The characters themselves were interesting in their own right. The way that they grow as the book went on, the way that their stories entangle and come apart was incredible. Death, how it is personified, and how it snakes its way through nearly every plotline in this book was quite fascinating to me.

All in all, while I was fairly confused for most of this book, it was certainly an intriguing read. I'd recommend it for others who like these kinds of books or the writing style, or are interested in a folklore-filled book that toes the line between middle-grade and YA.

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I struggled with this one; I appreciated the story, characters and settings, but just had a hard time getting into the writing style. I'll plan to go back and re-read (different mindset might have a different outcome), but this one just wasn't for me.

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Interesting premise. I read Anna and the Swallow Man when that came out and this feels very similar in tone/writing style. I would give this to fans of Marcus Zusak and Patrick Ness.

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This book pulled me into its pages and kept me there. Even when I wasn’t reading, I was thinking about this book and wondering what was happening to these characters who carved their way into my heart.

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The Way Back
Book Review | 📚📚📚📚 4.5/5
Gavriel Savit | Knopf Books for Young Readers

It was time to read something less heavy (I’ve been reading a lot about social justice and social injustice lately). So, I stumbled across this new book. A YA (young adult) novel with fantasy and Jewish fantasy tomes alluded to in the publisher’s book blurb. I really needed to read this book at this time. It had plenty of tension and mystery, so don’t think that a YA book will be fluffy. This one definitely isn’t. While nearly an epic journey, there were a few points in the story that I wanted more explanation or detail. Some of the “lost” characters didn’t seem to have closure.

What I truly appreciate about this book is how it tells several stories of different people from a small community who all come together in a different space outside their own reality. Death is a prominent theme in this tale, and the subject and its maker are dealt with in a way that doesn’t actually make the reaper the enemy, per se.

Each character (human or otherwise) has a dimension of loss while yearning for something to make better sense of life. There are nods to Neil Gaiman and other contemporary fantasy writers as well as to Jewish folklore and “wise men” tales. It addresses the human condition in a very real way so that readers, young and old, will appreciate and enjoy the stories being pulled together.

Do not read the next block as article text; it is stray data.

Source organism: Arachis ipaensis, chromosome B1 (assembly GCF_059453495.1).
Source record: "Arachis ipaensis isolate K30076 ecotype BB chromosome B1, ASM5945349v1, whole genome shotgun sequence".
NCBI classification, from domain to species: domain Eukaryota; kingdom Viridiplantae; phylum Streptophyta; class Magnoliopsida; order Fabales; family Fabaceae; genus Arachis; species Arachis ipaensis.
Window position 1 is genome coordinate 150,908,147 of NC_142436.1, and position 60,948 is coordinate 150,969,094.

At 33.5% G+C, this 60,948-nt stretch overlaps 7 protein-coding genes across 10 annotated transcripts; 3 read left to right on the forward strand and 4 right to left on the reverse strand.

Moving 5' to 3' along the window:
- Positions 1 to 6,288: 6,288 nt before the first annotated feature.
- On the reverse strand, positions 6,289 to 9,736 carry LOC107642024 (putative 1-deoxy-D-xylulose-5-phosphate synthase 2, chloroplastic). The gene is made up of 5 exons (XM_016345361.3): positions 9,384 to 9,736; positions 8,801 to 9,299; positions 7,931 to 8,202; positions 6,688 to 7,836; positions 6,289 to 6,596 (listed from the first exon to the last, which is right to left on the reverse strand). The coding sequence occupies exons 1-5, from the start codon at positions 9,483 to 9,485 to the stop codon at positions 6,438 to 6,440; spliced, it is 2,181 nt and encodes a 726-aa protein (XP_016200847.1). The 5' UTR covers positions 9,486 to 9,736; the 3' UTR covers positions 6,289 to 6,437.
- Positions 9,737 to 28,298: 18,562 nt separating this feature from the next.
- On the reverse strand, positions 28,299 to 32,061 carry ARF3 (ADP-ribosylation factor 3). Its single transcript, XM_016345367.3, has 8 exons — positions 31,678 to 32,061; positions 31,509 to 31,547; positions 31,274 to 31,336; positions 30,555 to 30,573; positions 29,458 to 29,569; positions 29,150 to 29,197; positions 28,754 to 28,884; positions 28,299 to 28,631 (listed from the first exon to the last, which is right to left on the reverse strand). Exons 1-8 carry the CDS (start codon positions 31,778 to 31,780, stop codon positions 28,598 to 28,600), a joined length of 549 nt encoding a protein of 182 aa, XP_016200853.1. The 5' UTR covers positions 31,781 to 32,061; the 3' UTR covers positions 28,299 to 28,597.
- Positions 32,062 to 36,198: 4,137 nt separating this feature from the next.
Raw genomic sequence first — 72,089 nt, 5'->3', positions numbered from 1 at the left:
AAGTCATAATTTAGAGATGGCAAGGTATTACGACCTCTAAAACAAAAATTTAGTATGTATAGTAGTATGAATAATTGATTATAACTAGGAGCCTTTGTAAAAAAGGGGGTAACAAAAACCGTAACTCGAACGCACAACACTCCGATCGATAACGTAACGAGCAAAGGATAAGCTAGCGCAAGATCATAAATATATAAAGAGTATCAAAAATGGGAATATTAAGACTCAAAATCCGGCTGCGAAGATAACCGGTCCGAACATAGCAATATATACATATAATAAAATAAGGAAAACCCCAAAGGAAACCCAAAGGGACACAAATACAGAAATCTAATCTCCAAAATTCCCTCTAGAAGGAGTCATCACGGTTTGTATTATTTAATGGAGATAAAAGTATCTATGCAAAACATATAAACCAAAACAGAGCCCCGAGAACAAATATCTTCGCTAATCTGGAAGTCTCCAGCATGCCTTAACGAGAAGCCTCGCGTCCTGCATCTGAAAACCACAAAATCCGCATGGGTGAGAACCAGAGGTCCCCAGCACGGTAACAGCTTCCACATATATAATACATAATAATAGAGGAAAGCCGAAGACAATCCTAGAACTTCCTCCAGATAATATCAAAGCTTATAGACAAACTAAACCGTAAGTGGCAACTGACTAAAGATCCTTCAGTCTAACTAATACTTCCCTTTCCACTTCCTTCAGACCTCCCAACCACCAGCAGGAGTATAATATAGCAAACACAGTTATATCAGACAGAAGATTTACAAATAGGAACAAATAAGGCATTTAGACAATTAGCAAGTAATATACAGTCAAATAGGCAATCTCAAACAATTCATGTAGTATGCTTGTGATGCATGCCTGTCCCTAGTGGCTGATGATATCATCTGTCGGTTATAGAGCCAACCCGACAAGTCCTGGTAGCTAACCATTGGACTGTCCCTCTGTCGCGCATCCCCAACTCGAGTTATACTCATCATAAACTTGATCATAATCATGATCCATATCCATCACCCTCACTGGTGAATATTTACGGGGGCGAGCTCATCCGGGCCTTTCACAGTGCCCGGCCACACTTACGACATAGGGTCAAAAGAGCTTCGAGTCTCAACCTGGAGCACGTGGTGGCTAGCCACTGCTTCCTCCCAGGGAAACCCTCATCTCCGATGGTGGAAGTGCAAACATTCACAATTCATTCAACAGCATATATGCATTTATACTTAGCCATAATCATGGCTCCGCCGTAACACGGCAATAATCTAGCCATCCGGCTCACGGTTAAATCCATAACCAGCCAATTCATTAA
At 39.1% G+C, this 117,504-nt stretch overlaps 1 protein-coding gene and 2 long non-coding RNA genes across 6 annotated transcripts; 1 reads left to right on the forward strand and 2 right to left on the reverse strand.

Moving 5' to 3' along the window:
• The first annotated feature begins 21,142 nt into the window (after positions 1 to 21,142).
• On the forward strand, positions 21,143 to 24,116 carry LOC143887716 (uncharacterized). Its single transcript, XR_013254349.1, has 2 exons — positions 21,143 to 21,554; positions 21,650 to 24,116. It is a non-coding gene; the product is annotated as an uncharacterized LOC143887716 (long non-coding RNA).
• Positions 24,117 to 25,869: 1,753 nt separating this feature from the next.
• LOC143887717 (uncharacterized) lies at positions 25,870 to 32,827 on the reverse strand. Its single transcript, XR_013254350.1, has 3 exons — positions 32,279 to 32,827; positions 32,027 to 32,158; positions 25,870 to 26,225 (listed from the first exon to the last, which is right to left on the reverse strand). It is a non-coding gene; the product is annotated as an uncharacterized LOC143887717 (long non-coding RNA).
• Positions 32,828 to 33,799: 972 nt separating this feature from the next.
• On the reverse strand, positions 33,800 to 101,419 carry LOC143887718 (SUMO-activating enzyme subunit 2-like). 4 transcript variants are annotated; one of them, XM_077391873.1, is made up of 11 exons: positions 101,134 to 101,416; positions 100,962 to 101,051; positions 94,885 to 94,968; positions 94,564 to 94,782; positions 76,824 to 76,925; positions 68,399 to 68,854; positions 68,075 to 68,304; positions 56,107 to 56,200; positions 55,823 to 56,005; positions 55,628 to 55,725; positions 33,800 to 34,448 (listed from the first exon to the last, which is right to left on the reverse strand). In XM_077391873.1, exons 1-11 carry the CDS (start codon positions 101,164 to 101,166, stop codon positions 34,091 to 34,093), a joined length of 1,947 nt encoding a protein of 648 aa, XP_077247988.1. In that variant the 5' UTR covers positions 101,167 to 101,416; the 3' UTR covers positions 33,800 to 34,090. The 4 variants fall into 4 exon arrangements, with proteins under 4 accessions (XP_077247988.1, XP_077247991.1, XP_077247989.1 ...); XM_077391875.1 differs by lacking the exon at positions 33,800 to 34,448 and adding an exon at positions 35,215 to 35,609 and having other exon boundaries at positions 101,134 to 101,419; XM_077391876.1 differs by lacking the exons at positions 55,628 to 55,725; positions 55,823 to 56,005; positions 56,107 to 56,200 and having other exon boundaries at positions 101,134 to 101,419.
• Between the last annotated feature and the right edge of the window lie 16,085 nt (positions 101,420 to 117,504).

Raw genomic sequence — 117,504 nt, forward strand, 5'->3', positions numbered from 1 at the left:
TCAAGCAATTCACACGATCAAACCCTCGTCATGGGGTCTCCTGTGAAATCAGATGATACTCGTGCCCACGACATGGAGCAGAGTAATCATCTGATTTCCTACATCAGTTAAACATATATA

DISCLAIMER: I received an ARC through NetGalley.com, but would have read this book had I seen it in a bookstore or online.

MY BLOG: Read my other reviews about books, music, films, etc., at my blog, TuggleGrassReviews or https://tugglegrassblues.wordpress.com/

TAGS: #TuggleGrassReviews #Gavriel Savit #KnopfBooks #NetGalley #TuggleGrassBlues #GavrielSavit #TheWayBack

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It is unusual to encounter a book that is both brilliant and difficult to read. Well-written and unique and so intricately woven that the reader must pay precise attention to every word but is well richer for the experience once all is said and done. While this book took a lot of effort to read, it was definitely worth that effort. A unique glimpse of a culture rarely encountered (at least by me) in speculative fiction. I do not know how much of the lore is of the author's creation and how much originates from existing mythos, but it was fascinating. I highly recommend this book to anyone not looking for just a casual read.

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The book takes place in the 1820’s or so. It follows two kids, the book description said they were teens, although I thought they were more like 12. Yehuda Lieb, son of poor single mother and Bluma granddaughter of Tupik’s midwife, a small Jewish Villaine somewhere in Eastern Europe. They both encounter death one day, and then consequence is a journey through the Far Country, a Jewish land of spirits and demons. Where they decide to make war on Death himself.
I’m not going to lie this one left me floundering about. I was not aware of the characters at all. I suspect they are well known Jewish folk lore characters, but I had no idea who they were. Still I was able to follow the story and enjoy it. I think if I had known who they were some stuff would have made more sense. And the description is right, it did remind me of Neil Gaimen’s American Gods. I enjoyed the read, it was a solid story and I would read more from this author.

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Great story and loved the slight romance. Really enjoyed the characters and how the plot moved and how the characters changed throughout the book. I would read this author again.